It’s a truism that Art Basel Miami Beach, which I attended two weeks ago, is the fair we love to hate and hate to love. “It’s gotten too big,” people grouse. “Too many satellite fairs, too much work to possibly take in — it’s crazy-making!” This is the same line of bellyaching bandied about by aficionados of other annual mega-events such as Burning Man, Bonnaroo, and Coachella. There’s something satisfying about donning the mantle of the old-timer and declaring that a phenomenon has jumped the shark and entered its decadent period. This is an easier gripe to level at Art Basel Miami Beach than it would be, say, for Documenta or the Armory Show, because Miami Beach itself — a moveable feast of sun, skin, celebrities, and $18 mojitos — is already something of a caricature.
Personally, though, I have always found the fair a delight. For the four days it’s open to the public, I consider it better than most of the world’s museums. You enter, and within a two-second, 180-degree survey, you’ve already laid eyes on Picasso, Yves Klein, Louise Bourgeois, Marilyn Minter, and Ryan McGinness — all gloriously for sale. Join Morley Safer if you must and pooh-pooh the astronomical prices, but I quite enjoy knowing that very rich people can drop $5-million on a James Rosenquist if they want to. It’s oddly reassuring that not all artwork of note is confined to the echoing halls of museums, but hangs instead in somebody’s kitchen next to the Sub-Zero refrigerator or the hallway leading to the water closet.
Art was always the province of the prince, the Pope, the Medici — why wouldn’t it now reside with the Arnaults, the Broads, the Wynns?For those of us with less change in our purses, there are the more democratic satellite fairs. At Von Braunbehrens’ booth at Art Miami I saw several materially inventive, chromatically daring wall sculptures by German artist Willi Siber for a relatively affordable $1,500 apiece. At Miami Project, San Francisco's Patricia Sweetow Gallery had a knockout Markus Linnenbrink, modestly scaled at 14” x 12” and priced just above $10K. Also at Miami Project, Margaret Thatcher Projects offered an almost edible-looking abstract painting by Colombian artist Omar Chacon for an even $5-grand.
While ogling these and other tempting bonbons by contemporary artists, I was also struck by the proliferation of work by Abstract Expressionists, whose legs are longer and stronger than ever. Art Miami, in particular, seemed disproportionately stacked with paintings by Sam Francis, Hans Hofmann, and Joan Mitchell. As for the other fairs, I found Pulse and Aqua refreshingly unpretentious, although two fairs situated right on the beach, Scope and Untitled, seemed undercooked and laxly curated.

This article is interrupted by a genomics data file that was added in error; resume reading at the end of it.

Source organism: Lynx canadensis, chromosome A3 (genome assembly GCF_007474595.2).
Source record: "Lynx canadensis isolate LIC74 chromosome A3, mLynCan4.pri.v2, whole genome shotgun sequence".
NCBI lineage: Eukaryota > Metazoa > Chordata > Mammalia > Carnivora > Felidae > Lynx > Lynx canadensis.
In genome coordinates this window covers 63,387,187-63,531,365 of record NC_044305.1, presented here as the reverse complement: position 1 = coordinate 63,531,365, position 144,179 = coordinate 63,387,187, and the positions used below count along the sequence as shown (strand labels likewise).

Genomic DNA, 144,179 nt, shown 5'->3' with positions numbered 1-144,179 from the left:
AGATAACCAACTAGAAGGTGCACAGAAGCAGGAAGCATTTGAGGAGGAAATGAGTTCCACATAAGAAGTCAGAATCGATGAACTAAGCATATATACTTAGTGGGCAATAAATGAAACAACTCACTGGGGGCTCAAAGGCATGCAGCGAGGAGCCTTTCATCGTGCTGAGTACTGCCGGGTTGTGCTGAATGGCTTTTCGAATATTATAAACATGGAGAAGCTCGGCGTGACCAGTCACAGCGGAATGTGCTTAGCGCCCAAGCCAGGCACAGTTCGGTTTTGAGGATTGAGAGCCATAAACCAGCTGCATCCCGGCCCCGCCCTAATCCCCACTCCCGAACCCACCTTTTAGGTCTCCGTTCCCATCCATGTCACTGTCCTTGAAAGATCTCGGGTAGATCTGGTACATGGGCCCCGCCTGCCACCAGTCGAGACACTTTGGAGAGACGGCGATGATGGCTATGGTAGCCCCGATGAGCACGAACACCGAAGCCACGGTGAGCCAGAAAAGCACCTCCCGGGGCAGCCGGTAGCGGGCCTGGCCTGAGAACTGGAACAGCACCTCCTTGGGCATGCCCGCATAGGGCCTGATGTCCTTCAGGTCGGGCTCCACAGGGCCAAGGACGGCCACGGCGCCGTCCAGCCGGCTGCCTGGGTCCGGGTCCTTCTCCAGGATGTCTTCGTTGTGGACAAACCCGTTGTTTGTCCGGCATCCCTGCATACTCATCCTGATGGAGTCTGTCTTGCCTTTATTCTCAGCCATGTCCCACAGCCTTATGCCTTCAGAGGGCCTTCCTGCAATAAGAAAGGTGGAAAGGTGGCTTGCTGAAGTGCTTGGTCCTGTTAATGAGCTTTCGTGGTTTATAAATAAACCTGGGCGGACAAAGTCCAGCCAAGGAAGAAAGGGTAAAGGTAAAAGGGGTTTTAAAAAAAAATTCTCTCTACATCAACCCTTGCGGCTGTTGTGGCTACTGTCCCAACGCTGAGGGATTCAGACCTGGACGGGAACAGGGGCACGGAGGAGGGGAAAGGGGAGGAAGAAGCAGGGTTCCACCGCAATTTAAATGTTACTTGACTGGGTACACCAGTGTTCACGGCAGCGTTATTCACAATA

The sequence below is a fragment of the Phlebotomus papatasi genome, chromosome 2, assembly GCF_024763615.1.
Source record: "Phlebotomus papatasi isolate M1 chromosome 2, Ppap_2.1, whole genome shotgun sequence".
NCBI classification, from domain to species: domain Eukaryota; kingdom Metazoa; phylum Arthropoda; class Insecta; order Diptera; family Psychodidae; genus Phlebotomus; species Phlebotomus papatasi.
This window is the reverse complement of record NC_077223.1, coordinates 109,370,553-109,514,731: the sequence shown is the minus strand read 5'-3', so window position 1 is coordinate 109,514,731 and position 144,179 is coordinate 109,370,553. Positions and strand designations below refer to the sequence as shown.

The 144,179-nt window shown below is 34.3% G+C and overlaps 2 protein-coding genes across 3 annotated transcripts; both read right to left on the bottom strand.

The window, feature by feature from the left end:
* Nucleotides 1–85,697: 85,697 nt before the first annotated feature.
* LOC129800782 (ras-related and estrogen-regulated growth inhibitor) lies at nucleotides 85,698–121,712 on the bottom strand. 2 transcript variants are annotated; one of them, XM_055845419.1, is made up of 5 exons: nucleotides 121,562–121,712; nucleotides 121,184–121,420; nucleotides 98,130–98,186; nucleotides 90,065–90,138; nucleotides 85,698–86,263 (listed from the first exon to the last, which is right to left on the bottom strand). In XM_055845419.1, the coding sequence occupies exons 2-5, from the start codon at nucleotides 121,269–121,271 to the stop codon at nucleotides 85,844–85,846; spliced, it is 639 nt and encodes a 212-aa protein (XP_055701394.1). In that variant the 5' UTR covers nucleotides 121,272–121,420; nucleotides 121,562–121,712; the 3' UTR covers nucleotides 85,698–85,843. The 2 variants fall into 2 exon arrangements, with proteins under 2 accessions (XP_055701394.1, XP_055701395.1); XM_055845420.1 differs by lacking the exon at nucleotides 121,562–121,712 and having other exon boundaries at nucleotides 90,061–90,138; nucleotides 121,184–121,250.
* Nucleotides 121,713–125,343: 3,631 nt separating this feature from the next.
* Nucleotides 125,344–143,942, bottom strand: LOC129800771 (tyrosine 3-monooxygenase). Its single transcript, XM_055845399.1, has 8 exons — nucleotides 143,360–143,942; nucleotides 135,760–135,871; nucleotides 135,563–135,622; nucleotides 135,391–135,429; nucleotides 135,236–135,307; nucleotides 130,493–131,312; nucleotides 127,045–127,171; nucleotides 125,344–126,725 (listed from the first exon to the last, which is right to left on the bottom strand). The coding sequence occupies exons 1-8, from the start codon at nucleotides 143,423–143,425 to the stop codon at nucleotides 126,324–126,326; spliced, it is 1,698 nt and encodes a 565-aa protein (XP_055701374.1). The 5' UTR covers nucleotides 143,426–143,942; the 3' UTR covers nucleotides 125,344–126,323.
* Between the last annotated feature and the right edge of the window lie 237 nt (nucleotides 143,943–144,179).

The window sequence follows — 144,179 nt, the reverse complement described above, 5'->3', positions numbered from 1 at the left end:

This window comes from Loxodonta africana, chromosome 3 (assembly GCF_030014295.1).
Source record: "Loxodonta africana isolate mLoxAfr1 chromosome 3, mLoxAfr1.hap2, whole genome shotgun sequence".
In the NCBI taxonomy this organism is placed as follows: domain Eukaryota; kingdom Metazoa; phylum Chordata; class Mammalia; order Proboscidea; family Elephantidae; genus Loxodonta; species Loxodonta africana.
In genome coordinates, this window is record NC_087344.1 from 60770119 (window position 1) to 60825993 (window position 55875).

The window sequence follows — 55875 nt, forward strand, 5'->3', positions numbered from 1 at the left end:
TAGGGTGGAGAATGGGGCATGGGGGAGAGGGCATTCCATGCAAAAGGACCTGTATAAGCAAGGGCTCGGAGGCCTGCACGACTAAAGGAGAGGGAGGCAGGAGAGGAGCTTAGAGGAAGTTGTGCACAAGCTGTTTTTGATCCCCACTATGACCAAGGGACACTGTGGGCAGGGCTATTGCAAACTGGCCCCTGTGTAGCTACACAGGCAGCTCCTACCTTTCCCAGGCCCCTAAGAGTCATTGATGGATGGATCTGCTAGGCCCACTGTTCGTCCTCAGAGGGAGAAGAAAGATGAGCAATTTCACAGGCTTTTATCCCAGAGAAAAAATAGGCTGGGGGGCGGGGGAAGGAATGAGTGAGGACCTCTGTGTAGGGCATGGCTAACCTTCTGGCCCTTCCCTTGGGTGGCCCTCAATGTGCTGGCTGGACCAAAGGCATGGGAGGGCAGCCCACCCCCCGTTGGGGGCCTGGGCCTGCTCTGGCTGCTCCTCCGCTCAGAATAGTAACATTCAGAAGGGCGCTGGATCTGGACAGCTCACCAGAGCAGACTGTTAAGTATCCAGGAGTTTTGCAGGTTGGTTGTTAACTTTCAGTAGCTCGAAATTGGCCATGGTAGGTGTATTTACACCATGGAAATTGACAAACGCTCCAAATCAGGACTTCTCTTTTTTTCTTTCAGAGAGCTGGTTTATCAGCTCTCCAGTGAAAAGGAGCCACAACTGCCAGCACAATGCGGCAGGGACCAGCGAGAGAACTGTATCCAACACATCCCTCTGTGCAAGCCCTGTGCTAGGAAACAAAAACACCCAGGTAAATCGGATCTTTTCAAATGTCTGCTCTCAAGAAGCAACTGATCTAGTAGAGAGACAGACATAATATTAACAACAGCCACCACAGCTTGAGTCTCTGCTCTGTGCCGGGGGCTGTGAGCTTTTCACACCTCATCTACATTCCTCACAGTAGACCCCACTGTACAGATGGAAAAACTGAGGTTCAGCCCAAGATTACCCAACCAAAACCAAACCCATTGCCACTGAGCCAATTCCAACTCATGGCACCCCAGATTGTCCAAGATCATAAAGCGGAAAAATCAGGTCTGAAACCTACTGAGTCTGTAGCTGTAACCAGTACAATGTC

High-end automobile manufactures had an oversized presence this year, with Maserati sponsoring a splashy premiere for the opening of the Perez Art Museum Miami, and Jaguar joining Wallpaper magazine as co-sponsor of the design exhibition, “Handmade.” Besides the car quotient, what else was new and different along Collins Avenue and Lincoln Road? Having not attended since 2008, I was daunted this time around by the omnipresence of cellphones. More people were gazing into their gadgets than at the art. Perish the thought anyone would content themselves to “be here now,” even though “here” and “now” unfurled a kinetic circus of color, glitz, designer suits, altitudinous heels, and conspicuous décolletage.
Equally rare was any whiff of serious aesthetic discussion. “That oughtta be a Rolling Stones album cover!” I overheard a man effuse over a photograph displayed in the PULSE fair. “No,” his friend countered, “more like Elton John!” That was about as good as it got, notwithstanding the “Conversations” and “Salon” programs sponsored by Art Basel to foster the impression that conceptual exchange was as integral as capital exchange to the fair’s raison d’etre. But if the cerebrum was understimulated beneath the undulating palm fronds of South Beach and Wynwood, the retina was not. I went to Miami to wallow in pure visual glut, and when the fair was done, I returned to the West Coast thoroughly, shamelessly sated.